Dr. Weeks’ Comment: Strike the root by remedying the inflammation. Stop Dairy. It is not good for you
“... Men who reported the highest daily consumption of whole-fat milk had a 74% increased odds of high-aggressive prostate cancer compared with non-whole-fat milk drinkers…”
Calcium, magnesium, and whole-milk intakes and high-Aggressive prostate cancer in the North Carolina-Louisiana Prostate Cancer Project (PCaP)
ArticleinAmerican Journal of Clinical Nutrition107(5):799-807 · May 2018 10.1093/ajcn/nqy037 Cite this publication
Background: Calcium and dairy product intakes have been positively associated with prostate cancer risk. An imbalance in concentrations of calcium and magnesium has been associated with multiple chronic diseases, although few studies have examined the relation with prostate cancer aggressiveness. Objective: The goal of this study was to examine the association between dietary intakes of calcium and magnesium, the calcium-to-magnesium ratio (Ca:Mg), and dairy products and prostate cancer aggressiveness. Design: Dietary intake was assessed with the use of an interviewer-administered modified National Cancer Institute Diet History Questionnaire in 996 African American and 1064 European American men with a recent histologically confirmed diagnosis of prostate cancer from the North Carolina-Louisiana Prostate Cancer Project (PCaP). High-aggressive disease was defined as Gleason sum ≥8, or prostate-specific antigen (PSA) >20 ng/mL, or Gleason score ≥7 and clinical stage T3-T4. The comparison group was all other prostate cancer cases. Logistic regression was used to determine the adjusted ORs and 95% CIs for high-aggressive prostate cancer by tertile of diet and supplement exposures.
Results: There was a positive association across tertiles of dietary Ca:Mg intake, with odds of high-aggressive prostate cancer in the upper tertiles as follows-OR for tertile 2 compared with tertile 1: 1.38 (95% CI: 1.01, 1.88); OR for tertile 3 compared with tertile 1: 1.46 (95% CI: 1.06, 2.02). When stratified by race, the positive association was more pronounced in African American men (OR for tertile 3 compared with tertile 2: 1.62; 95% CI: 1.04, 2.53). Men who reported the highest daily consumption of whole-fat milk had a 74% increased odds of high-aggressive prostate cancer compared with non-whole-fat milk drinkers, which was attenuated after adjustment for potential mediating factors, such as saturated fat and Ca:Mg intake. Conclusions: Among both African American and European American men diagnosed with prostate cancer, a higher Ca:Mg and whole-milk intake were associated with higher odds of high-aggressive prostate cancer. This study was registered atwww.clinicaltrials.govas NCT03289130.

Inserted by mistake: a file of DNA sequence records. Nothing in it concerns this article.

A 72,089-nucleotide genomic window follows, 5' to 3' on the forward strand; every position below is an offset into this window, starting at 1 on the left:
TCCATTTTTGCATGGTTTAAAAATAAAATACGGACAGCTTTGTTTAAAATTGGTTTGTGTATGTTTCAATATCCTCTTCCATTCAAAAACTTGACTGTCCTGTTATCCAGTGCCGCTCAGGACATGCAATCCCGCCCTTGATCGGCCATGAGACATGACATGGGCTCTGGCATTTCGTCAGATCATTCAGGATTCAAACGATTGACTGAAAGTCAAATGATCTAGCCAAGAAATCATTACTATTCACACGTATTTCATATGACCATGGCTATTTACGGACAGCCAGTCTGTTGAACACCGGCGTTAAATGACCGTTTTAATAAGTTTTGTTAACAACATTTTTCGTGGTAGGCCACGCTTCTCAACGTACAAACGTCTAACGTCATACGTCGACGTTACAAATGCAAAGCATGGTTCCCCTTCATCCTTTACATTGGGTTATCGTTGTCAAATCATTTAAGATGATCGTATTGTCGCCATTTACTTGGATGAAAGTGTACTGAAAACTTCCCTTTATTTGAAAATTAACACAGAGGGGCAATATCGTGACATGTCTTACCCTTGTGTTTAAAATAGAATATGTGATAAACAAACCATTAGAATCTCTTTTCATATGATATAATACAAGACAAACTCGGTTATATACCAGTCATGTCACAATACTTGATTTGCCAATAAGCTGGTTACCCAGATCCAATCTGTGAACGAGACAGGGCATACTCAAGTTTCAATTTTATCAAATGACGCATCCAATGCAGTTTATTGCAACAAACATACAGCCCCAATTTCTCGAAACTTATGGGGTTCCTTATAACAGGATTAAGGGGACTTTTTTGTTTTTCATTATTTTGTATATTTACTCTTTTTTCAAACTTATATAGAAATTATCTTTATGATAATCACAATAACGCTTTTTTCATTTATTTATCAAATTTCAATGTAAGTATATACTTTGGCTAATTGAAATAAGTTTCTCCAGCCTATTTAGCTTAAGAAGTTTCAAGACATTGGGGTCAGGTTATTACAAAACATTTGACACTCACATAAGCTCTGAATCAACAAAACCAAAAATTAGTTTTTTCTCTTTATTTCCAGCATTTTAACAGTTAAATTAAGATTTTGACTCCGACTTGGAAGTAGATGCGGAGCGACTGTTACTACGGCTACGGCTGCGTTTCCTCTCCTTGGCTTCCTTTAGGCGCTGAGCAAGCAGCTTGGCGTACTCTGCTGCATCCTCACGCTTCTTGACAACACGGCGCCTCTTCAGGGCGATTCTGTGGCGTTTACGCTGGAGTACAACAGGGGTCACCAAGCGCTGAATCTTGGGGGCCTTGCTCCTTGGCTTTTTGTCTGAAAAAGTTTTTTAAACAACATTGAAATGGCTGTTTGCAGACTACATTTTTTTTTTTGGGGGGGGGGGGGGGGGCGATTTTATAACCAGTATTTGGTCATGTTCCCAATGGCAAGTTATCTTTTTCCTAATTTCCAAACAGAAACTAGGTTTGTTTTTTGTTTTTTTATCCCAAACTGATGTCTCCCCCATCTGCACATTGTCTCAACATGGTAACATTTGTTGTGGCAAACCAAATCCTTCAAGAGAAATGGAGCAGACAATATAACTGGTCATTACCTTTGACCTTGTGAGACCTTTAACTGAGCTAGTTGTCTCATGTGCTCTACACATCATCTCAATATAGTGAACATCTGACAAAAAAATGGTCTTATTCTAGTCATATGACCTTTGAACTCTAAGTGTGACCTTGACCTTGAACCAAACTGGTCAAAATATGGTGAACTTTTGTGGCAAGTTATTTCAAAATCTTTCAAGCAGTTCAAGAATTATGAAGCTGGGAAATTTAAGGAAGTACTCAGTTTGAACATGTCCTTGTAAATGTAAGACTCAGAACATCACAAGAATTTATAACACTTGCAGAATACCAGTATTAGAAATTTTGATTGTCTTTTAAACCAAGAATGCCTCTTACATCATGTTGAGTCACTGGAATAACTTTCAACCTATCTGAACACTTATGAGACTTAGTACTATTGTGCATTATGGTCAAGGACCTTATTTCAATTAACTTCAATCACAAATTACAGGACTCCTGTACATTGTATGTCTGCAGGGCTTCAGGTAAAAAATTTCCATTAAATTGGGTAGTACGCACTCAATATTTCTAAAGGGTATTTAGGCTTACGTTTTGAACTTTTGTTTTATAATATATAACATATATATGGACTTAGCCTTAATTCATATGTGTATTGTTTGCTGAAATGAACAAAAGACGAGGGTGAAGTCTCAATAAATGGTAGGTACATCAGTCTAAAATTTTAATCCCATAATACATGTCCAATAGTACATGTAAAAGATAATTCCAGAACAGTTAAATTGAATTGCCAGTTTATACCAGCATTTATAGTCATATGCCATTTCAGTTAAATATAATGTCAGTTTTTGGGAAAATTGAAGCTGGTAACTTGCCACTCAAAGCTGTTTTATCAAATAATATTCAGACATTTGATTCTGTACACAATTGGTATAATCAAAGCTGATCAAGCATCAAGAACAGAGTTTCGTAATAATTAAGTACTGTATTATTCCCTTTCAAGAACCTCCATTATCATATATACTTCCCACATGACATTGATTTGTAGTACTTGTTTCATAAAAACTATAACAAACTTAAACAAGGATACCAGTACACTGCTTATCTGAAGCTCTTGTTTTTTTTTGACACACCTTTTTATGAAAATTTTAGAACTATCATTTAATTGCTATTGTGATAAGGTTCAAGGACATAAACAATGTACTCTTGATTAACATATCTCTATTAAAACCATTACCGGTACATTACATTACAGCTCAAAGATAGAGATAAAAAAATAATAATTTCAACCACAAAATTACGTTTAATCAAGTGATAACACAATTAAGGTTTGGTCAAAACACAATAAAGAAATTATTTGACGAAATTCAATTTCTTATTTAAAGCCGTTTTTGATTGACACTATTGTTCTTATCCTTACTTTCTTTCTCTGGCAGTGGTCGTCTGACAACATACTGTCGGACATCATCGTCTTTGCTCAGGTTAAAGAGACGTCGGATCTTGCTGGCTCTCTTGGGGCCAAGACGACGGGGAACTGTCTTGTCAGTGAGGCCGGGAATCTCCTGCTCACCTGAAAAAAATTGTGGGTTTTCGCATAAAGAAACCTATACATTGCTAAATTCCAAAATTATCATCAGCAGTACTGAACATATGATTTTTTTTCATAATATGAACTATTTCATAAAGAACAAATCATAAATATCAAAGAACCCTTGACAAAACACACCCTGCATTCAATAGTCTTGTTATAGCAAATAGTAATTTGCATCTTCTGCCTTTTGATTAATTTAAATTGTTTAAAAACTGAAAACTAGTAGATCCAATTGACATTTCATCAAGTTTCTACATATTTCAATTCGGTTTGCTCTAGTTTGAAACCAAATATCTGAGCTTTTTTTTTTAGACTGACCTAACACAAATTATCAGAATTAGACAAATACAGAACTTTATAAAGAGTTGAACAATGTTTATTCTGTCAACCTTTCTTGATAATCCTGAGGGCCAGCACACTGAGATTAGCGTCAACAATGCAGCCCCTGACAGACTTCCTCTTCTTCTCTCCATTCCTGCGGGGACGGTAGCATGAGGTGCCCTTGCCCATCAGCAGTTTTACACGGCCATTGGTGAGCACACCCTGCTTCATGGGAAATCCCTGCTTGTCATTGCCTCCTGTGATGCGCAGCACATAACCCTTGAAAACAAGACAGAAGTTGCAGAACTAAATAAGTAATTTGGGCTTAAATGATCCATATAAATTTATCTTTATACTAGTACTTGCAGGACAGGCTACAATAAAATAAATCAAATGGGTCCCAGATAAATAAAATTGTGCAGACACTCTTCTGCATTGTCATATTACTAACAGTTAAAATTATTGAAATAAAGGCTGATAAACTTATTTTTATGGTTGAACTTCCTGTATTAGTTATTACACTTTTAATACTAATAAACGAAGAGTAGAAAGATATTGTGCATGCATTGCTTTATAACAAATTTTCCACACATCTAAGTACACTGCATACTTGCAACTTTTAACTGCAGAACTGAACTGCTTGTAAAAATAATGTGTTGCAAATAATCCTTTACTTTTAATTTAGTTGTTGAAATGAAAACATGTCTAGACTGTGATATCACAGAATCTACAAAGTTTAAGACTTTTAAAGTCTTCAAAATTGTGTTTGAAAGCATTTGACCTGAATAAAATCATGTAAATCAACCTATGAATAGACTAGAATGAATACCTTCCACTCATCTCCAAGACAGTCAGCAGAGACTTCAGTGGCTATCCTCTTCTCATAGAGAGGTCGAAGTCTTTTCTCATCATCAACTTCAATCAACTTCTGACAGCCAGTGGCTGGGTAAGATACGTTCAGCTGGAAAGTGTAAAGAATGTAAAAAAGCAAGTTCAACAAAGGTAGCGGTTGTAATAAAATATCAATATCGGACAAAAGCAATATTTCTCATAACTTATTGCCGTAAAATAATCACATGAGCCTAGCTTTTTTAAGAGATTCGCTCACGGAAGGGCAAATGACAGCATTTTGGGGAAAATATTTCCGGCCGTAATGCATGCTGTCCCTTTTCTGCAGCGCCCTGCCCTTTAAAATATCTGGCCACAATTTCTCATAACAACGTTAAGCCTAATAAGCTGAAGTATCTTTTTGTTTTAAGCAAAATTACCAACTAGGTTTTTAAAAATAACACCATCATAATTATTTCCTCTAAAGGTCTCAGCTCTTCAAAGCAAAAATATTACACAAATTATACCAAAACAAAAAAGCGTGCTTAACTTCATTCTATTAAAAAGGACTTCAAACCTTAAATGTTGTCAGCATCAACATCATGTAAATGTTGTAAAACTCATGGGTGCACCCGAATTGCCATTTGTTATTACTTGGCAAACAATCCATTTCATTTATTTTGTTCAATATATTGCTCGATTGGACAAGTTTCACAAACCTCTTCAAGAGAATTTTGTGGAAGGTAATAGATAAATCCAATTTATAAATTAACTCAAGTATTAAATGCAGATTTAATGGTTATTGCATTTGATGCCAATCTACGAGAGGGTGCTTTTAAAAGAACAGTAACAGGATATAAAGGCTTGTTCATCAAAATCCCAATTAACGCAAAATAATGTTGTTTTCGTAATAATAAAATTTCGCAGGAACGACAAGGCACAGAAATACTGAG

Inflammatory potential of diet and risk of pancreatic cancer in he Prostate, Lung, Colorectal and Ovarian (PLCO) Cancer Screening Trial: DII and pancreatic cancer risk in the PLCO study
Article International Journal of Cancer 142(12) · January 2018
Inflammation plays a central role in pancreatic cancer etiology and can be modulated by diet.
We aimed to examine the association between the inflammatory potential of diet, assessed with the Dietary Inflammatory Index (DII®), and pancreatic cancer risk in the Prostate, Lung, Colorectal and Ovarian Cancer Screening Trial prospective cohort. Our study included 101,449 participants aged 52 to 78 years at baseline who completed both baseline questionnaire and a diet history questionnaire.
Energy-adjusted DII (E-DII) scores were computed based on food and supplement intake. Cox proportional hazards models and time dependent Cox models were used to estimate hazard ratios (HRs) and 95% confidence intervals (CIs) with participants in the lowest E-DII quintile (most anti-inflammatory scores) as referent.
After a median 8.5 years of follow-up, 328 pancreatic cancer cases were identified. E-DII scores were not associated with pancreatic cancer risk in the multivariable model (HRQ5vsQ1 =0.94; 95% CI=0.66-1.35; P-trend=0.43). Time significantly modified the association (P-interaction=0.01). During follow up <4 years, there was suggestive evidence of an inverse association between E-DII and pancreatic cancer (HRQ5vsQ1=0.60; 95% CI=0.35-1.02; P-trend=0.20) while there was a significant positive trend in the follow up ≥4 years (HRQ5vsQ1 =1.31; 95% CI=0.83-2.08; P-trend=0.03). Similar results were observed for E-DII from food only. Our study does not support an association between inflammatory potential of diet and pancreatic cancer risk; however, heterogeneous results were obtained with different follow-up times. These divergent associations may result from the influences of undetected disease in the short-term.